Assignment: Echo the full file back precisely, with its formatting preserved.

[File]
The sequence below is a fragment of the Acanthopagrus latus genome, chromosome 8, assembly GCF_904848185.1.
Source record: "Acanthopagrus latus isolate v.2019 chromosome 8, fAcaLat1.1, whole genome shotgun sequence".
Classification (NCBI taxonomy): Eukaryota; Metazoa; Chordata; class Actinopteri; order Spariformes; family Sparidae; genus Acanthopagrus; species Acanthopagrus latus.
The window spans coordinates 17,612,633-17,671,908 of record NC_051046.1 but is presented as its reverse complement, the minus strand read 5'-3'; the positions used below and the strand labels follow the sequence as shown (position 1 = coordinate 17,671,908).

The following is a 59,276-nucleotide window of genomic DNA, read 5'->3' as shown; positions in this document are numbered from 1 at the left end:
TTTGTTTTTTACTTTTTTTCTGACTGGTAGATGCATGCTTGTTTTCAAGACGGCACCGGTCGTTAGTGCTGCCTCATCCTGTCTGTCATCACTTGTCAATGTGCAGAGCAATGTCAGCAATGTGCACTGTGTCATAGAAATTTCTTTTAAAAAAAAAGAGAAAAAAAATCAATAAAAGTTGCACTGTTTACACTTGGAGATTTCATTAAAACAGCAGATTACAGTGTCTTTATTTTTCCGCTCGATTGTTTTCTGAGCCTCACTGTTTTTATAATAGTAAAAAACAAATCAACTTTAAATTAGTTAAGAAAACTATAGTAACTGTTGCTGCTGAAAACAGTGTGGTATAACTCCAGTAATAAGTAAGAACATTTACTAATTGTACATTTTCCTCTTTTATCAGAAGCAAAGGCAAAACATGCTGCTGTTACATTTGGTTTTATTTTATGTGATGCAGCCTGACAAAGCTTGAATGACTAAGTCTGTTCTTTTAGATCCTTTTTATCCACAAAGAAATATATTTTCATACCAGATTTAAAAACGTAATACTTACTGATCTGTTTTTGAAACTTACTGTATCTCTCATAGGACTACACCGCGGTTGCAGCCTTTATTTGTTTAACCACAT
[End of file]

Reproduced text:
The sequence below is a fragment of the Acanthopagrus latus genome, chromosome 8, assembly GCF_904848185.1.
Source record: "Acanthopagrus latus isolate v.2019 chromosome 8, fAcaLat1.1, whole genome shotgun sequence".
Classification (NCBI taxonomy): Eukaryota; Metazoa; Chordata; class Actinopteri; order Spariformes; family Sparidae; genus Acanthopagrus; species Acanthopagrus latus.
The window spans coordinates 17,612,633-17,671,908 of record NC_051046.1 but is presented as its reverse complement, the minus strand read 5'-3'; the positions used below and the strand labels follow the sequence as shown (position 1 = coordinate 17,671,908).

The following is a 59,276-nucleotide window of genomic DNA, read 5'->3' as shown; positions in this document are numbered from 1 at the left end:
TTTGTTTTTTACTTTTTTTCTGACTGGTAGATGCATGCTTGTTTTCAAGACGGCACCGGTCGTTAGTGCTGCCTCATCCTGTCTGTCATCACTTGTCAATGTGCAGAGCAATGTCAGCAATGTGCACTGTGTCATAGAAATTTCTTTTAAAAAAAAAGAGAAAAAAAATCAATAAAAGTTGCACTGTTTACACTTGGAGATTTCATTAAAACAGCAGATTACAGTGTCTTTATTTTTCCGCTCGATTGTTTTCTGAGCCTCACTGTTTTTATAATAGTAAAAAACAAATCAACTTTAAATTAGTTAAGAAAACTATAGTAACTGTTGCTGCTGAAAACAGTGTGGTATAACTCCAGTAATAAGTAAGAACATTTACTAATTGTACATTTTCCTCTTTTATCAGAAGCAAAGGCAAAACATGCTGCTGTTACATTTGGTTTTATTTTATGTGATGCAGCCTGACAAAGCTTGAATGACTAAGTCTGTTCTTTTAGATCCTTTTTATCCACAAAGAAATATATTTTCATACCAGATTTAAAAACGTAATACTTACTGATCTGTTTTTGAAACTTACTGTATCTCTCATAGGACTACACCGCGGTTGCAGCCTTTATTTGTTTAACCACAT